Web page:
We gave it a B+
The thing that has always made George Lucas’ “Galaxy Far Far Away” so unique is its richness. Every character, every planet, every plot point and technical spec seems to have been considered. It’s a thoroughly imagined universe full more obsessive details and arcane backstories than we can probably imagine. There are no unanswerable questions, just untold tales — and unmade movies. Rogue One: A Star Wars Story, the first stand-alone chapter in the franchise, tells one of those untold tales. The new film is set just prior to the original Star Wars (Episode IV: A New Hope). Of course, that was our introduction — our gateway drug — to Lucas’ world of Wookiees and droids and rebel heroes and imperial villains. But the thing about that movie was, the more you studied and dissected and parsed it, the more questions it raised. One of the biggest was: How did Princess Leia come to possess the plans to the Death Star that she hides in R2-D2 at the beginning of that film? Where did they come from? How were they obtained? Were they stolen or turned over by a traitor? Granted, these may not be the questions that keep a lot of us up at night. But thankfully, they do keep up people like Gareth Edwards. Because that one tiny missing puzzle piece is the entire narrative for Rogue One.
Edwards, the director of 2014’s Godzilla, gets the obsessive need-to-know curiosity that the most rabid Star Wars fans have always had. And he rewards it with Rogue One — a thrilling adventure that’s every bit as satisfying as The Force Awakens. Rogue One isn’t part of the central saga, it’s a side story — a gnostic sci-fi gospel (hence no opening crawl). Han Solo’s not here, Luke’s not here, Obi Wan’s not here. This is a whole new stable of characters operating on the fringes of the world we know by heart. When you think about it, that’s pretty exciting. And it opens up a world of cinematic possibilities moving forward. As in The Force Awakens, our hero this time out is a strong young woman searching for answers. Like all of the best heroes, she’s a reluctant one, nudged onto her journey’s path by fate. Played by Felicity Jones, Jyn Erso is the long-lost daughter of a famous scientist, Galen Erso (Mads Mikkelsen), who helped the Empire build the secret planet-destroying weapon known as the Death Star. When Rogue One opens, the Death Star is just a rumor — a game-changing what-if that has the Rebels terrified. The weapon is the diabolical project of Orson Krennic (Ben Mendelsohn), the film’s deliciously evil, lisping-threat villain.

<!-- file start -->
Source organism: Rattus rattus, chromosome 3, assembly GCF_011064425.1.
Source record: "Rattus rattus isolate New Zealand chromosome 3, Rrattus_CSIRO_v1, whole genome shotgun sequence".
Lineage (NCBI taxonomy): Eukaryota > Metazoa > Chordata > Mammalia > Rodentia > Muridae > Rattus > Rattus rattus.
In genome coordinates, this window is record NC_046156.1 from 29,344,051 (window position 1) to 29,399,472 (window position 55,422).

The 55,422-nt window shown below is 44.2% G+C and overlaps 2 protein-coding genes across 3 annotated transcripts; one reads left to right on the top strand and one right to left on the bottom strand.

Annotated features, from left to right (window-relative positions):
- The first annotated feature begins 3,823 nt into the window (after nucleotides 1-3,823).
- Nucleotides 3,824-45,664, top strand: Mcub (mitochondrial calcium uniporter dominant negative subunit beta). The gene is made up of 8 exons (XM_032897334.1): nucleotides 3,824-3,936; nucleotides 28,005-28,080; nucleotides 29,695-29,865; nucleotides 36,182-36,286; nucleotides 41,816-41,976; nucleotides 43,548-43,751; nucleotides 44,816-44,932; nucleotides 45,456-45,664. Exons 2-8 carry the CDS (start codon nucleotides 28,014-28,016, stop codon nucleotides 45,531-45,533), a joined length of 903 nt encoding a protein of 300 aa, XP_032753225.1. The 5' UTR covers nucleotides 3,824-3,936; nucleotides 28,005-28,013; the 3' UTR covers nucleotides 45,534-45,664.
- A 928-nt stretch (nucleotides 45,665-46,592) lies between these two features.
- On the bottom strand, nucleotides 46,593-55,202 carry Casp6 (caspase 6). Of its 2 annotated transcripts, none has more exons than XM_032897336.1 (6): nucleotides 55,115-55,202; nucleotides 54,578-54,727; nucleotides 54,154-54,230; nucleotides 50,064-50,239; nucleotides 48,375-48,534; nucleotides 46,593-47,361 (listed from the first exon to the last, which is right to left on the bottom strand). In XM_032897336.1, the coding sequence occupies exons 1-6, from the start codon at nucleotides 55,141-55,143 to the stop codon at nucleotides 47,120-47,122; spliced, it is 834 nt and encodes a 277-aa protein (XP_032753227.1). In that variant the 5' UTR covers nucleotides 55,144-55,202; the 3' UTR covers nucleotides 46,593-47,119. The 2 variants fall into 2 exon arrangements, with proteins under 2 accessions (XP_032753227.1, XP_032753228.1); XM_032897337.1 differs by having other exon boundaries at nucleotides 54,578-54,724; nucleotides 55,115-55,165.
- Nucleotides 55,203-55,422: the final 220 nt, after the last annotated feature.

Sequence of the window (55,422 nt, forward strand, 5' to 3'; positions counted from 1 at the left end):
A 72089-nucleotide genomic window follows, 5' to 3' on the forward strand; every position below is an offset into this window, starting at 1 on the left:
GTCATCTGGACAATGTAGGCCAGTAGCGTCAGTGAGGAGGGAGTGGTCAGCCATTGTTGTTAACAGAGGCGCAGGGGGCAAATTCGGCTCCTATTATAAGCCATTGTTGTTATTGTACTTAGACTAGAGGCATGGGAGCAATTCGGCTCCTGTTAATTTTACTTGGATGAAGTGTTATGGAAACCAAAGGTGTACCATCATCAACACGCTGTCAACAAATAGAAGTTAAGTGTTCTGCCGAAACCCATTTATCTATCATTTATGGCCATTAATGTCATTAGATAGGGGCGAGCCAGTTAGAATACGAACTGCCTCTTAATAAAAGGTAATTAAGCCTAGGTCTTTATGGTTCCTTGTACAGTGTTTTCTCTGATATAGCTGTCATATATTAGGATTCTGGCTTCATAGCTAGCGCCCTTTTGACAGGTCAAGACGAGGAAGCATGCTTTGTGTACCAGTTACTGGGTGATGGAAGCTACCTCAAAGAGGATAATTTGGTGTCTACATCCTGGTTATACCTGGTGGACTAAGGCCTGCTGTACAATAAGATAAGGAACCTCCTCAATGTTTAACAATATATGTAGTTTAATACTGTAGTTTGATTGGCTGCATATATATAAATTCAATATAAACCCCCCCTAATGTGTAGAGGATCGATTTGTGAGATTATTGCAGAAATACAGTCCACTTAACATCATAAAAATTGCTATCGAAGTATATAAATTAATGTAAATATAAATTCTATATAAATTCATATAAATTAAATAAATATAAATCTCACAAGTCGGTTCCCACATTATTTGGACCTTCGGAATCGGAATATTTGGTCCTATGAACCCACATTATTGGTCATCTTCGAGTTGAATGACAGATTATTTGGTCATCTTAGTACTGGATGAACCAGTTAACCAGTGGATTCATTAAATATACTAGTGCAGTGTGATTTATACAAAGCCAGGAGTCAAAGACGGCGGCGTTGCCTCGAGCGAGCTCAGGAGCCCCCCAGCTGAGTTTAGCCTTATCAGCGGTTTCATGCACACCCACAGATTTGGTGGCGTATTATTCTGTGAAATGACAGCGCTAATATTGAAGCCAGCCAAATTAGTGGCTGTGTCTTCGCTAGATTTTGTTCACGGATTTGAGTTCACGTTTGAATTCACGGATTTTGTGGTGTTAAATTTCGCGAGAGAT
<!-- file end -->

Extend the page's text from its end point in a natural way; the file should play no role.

There are a lot of new characters in Rogue One to keep track of. But there are also a few surprisingly familiar faces, including one who, it must be said, is a not-realistic-enough CGI creation that simply does not work. (You’ll know him when you see him because it looks like he wandered in from The Polar Express.) In addition to Jones’ Jyn, there’s Forest Whitaker’s Saw Gerrera, the Rebel insurgent who raised her after her father was taken away by the Empire to build its weapon of mass destruction. There’s also Diego Luna’s Cassian Andor, a Rebel spy who helps her steal the Death Star plans. Then there’s a comic-relief droid (there’s always a comic-relief droid) named K-2SO who’s voiced by Alan Tudyk and is like C3PO’s more sarcastic, less fey cousin. Joining Jyn and company on her mission are Bodhi Rook, an Imperial pilot with a conscience (Riz Ahmed), a blind warrior monk (Donnie Yen), and his machine-gunner partner (Jiang Wen). Oh, and a certain Sith Lord makes an appearance.
The presence of Darth Vader in Rogue One was never a secret. Maybe because with so many new characters and in a stand-alone non-saga movie, they needed some star power. And the heavy-breathing baddie gets a few big scenes to sink his teeth into (including a Force Choke and a pun that frankly seems more Roger Moore-era Bond than Vader). But really this is Jyn’s story. Maybe even more than The Force Awakens was Rey’s. She is a fierce fighter, a rallying leader, and the kind role model any moviegoing parent would want to expose their daughters (and sons) to. And Jones plays her with a fiery warmth that turns her into more than just a pawn piece going through the larger storytelling paces. She makes her human. I wish Luna had a little more personality, a little more Han Solo swagger, to match her.
Rogue One is a Star Wars film, yes. And it feels epic. But what it really is at its core (underneath all of the gee-whiz special FX) is a heist flick. This motley band of thieves and scoundrels has to nick some blueprints. It’s Ocean’s 11 in space. And while the movie sags a bit in the middle (where it gets weighed down with exposition), the third-act heist is white-knuckle stuff. It’s when the movie really goes into hyperdrive. There’s a lot to take in in Rogue One. So many new uniforms, and planets, and incidental species crammed into the back of the frame, I’m looking forward to seeing it a second and third time. The two coolest settings are an Imperial-occupied moon called Jedha that looks like the Old City of Jerusalem and the tropical planet Scarif, which conjures strange images of stormtroopers on spring break.
Rogue One would have been a very good stand-alone sci-fi movie if it came out under a different name. But what makes it especially exciting is how it perfectly snaps right into the Star Wars timeline and connects events we already know by heart with ones that we never even considered. It makes you wonder how many other untold stories are waiting in the shadowy corners of Lucas’ galaxy far far away. B+